harmful. We must be grateful for the praiseworthy efforts being made by scientists and engineers dedicated to
finding solutions to man-made problems. But a sober look at our world shows that the degree of human
intervention, often in the service of business interests and consumerism, is actually making our earth less rich and
beautiful, ever more limited and grey, even as technological advances and consumer goods continue to abound
limitlessly. We seem to think that we can substitute an irreplaceable and irretrievable beauty with something which
we have created ourselves.
35. In assessing the environmental impact of any project, concern is usually shown for its effects on soil, water
and air, yet few careful studies are made of its impact on biodiversity, as if the loss of species or animals and plant
groups were of little importance. Highways, new plantations, the fencing-off of certain areas, the damming of
water sources, and similar developments, crowd out natural habitats and, at times, break them up in such a way
that animal populations can no longer migrate or roam freely. As a result, some species face extinction.
Alternatives exist which at least lessen the impact of these projects, like the creation of biological corridors, but
few countries demonstrate such concern and foresight. Frequently, when certain species are exploited
commercially, little attention is paid to studying their reproductive patterns in order to prevent their depletion and
the consequent imbalance of the ecosystem.
36. Caring for ecosystems demands far-sightedness, since no one looking for quick and easy profit is truly
interested in their preservation. But the cost of the damage caused by such selfish lack of concern is much greater
than the economic benefits to be obtained. Where certain species are destroyed or seriously harmed, the values
involved are incalculable. We can be silent witnesses to terrible injustices if we think that we can obtain significant
benefits by making the rest of humanity, present and future, pay the extremely high costs of environmental
37. Some countries have made significant progress in establishing sanctuaries on land and in the oceans where
any human intervention is prohibited which might modify their features or alter their original structures. In the
protection of biodiversity, specialists insist on the need for particular attention to be shown to areas richer both in
the number of species and in endemic, rare or less protected species. Certain places need greater protection
because of their immense importance for the global ecosystem, or because they represent important water
reserves and thus safeguard other forms of life.
38. Let us mention, for example, those richly biodiverse lungs of our planet which are the Amazon and the Congo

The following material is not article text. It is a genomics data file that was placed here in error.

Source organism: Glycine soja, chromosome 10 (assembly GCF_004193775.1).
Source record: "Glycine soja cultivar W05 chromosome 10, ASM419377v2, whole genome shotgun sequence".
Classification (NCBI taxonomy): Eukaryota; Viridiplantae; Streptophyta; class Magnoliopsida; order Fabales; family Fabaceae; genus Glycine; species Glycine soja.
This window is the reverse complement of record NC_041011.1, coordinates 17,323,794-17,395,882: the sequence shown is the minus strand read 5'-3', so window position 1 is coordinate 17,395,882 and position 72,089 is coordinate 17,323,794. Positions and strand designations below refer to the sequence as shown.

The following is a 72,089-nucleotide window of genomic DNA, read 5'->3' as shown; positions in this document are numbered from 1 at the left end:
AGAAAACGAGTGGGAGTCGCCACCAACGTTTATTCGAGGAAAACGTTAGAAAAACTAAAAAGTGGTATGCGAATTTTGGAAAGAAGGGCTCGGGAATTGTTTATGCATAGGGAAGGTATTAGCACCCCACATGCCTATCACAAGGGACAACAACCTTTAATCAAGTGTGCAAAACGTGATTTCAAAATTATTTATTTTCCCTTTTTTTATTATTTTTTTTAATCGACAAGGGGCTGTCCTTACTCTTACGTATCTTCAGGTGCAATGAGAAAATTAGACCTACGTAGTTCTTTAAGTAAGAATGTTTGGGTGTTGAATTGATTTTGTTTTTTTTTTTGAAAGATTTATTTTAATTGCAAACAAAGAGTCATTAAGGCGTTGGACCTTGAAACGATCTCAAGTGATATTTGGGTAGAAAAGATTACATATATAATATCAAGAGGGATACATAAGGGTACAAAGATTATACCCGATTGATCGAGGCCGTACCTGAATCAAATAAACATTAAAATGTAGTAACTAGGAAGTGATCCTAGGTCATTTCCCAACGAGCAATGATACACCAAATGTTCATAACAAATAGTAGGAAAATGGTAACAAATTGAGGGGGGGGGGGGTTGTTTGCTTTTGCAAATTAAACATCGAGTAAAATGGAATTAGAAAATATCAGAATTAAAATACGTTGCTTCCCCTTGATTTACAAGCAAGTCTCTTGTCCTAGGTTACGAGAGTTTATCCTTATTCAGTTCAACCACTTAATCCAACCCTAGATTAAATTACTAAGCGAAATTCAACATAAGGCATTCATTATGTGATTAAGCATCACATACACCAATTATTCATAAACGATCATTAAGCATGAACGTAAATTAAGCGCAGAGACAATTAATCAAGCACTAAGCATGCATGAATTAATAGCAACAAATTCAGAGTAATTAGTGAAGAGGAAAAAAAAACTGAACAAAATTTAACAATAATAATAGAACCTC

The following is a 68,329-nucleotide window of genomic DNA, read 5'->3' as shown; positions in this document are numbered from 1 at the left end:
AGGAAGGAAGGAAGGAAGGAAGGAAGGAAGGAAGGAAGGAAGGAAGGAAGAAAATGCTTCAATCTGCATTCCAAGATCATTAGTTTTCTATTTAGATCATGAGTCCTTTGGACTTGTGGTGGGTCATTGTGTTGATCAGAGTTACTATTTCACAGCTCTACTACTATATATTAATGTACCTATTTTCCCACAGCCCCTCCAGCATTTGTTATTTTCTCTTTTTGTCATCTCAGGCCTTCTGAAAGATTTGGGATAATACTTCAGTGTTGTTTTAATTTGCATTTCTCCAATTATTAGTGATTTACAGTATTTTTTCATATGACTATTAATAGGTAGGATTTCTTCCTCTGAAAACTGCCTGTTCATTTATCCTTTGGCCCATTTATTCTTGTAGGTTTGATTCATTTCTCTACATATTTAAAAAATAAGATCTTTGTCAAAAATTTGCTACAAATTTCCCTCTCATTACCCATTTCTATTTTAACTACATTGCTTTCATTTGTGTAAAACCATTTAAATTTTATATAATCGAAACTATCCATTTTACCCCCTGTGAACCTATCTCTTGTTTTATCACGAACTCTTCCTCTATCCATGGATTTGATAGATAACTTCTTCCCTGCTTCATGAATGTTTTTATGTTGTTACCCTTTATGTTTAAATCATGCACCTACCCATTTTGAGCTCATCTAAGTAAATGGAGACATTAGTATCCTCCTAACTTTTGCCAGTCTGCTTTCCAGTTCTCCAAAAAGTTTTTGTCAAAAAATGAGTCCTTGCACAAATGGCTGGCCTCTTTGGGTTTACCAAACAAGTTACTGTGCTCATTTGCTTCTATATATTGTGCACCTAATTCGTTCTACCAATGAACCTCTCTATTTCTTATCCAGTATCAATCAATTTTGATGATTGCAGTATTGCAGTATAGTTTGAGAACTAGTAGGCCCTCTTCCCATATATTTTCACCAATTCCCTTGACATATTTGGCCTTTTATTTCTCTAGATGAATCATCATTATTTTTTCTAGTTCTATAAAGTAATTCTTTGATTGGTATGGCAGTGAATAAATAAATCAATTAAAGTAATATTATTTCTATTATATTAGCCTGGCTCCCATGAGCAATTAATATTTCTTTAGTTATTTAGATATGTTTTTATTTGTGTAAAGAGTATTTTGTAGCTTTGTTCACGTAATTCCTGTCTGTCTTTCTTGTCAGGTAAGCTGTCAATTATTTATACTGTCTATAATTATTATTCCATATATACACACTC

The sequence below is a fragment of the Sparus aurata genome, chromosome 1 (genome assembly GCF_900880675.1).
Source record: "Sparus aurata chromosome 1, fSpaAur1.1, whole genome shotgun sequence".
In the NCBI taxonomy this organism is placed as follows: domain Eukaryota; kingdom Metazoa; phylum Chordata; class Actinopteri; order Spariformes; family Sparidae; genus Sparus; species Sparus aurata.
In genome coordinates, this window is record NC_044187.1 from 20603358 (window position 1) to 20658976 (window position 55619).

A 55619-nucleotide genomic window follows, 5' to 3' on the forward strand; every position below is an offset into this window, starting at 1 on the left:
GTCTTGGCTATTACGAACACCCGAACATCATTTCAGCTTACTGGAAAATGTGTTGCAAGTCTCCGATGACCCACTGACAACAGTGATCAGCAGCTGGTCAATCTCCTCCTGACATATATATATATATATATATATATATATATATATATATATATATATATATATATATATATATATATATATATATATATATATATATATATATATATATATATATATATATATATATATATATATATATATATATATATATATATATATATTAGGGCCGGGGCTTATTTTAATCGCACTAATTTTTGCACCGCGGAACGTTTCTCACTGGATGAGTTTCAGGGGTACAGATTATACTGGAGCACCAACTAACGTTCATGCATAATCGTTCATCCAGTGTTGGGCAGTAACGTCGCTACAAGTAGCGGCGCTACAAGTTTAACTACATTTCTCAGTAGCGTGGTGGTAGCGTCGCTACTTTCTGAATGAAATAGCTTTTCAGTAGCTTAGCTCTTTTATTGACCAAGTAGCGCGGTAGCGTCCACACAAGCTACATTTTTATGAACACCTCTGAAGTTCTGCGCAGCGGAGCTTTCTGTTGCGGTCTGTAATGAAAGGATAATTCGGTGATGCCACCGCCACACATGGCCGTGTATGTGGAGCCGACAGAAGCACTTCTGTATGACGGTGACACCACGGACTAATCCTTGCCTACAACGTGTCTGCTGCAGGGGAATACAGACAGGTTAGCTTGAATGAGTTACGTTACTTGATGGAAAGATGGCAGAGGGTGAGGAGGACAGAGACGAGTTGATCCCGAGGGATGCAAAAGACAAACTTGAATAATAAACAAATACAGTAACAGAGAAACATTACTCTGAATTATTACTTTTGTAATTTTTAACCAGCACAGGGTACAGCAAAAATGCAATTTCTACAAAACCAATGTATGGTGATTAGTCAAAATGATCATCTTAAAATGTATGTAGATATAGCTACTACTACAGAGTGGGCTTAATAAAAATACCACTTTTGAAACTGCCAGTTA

basins, or the great aquifers and glaciers. We know how important these are for the entire earth and for the future
of humanity. The ecosystems of tropical forests possess an enormously complex biodiversity which is almost
impossible to appreciate fully, yet when these forests are burned down or levelled for purposes of cultivation,
within the space of a few years countless species are lost and the areas frequently become arid wastelands. A
delicate balance has to be maintained when speaking about these places, for we cannot overlook the huge global
economic interests which, under the guise of protecting them, can undermine the sovereignty of individual nations.
In fact, there are “proposals to internationalize the Amazon, which only serve the economic interests of
transnational corporations”. We cannot fail to praise the commitment of international agencies and civil society
organizations which draw public attention to these issues and offer critical cooperation, employing legitimate
means of pressure, to ensure that each government carries out its proper and inalienable responsibility to preserve
its country’s environment and natural resources, without capitulating to spurious local or international interests.
39. The replacement of virgin forest with plantations of trees, usually monocultures, is rarely adequately analyzed.
Yet this can seriously compromise a biodiversity which the new species being introduced does not accommodate.
Similarly, wetlands converted into cultivated land lose the enormous biodiversity which they formerly hosted. In
some coastal areas the disappearance of ecosystems sustained by mangrove swamps is a source of serious
40. Oceans not only contain the bulk of our planet’s water supply, but also most of the immense variety of living
creatures, many of them still unknown to us and threatened for various reasons. What is more, marine life in
rivers, lakes, seas and oceans, which feeds a great part of the world’s population, is affected by uncontrolled
fishing, leading to a drastic depletion of certain species. Selective forms of fishing which discard much of what they
collect continue unabated. Particularly threatened are marine organisms which we tend to overlook, like some
forms of plankton; they represent a significant element in the ocean food chain, and species used for our food
ultimately depend on them.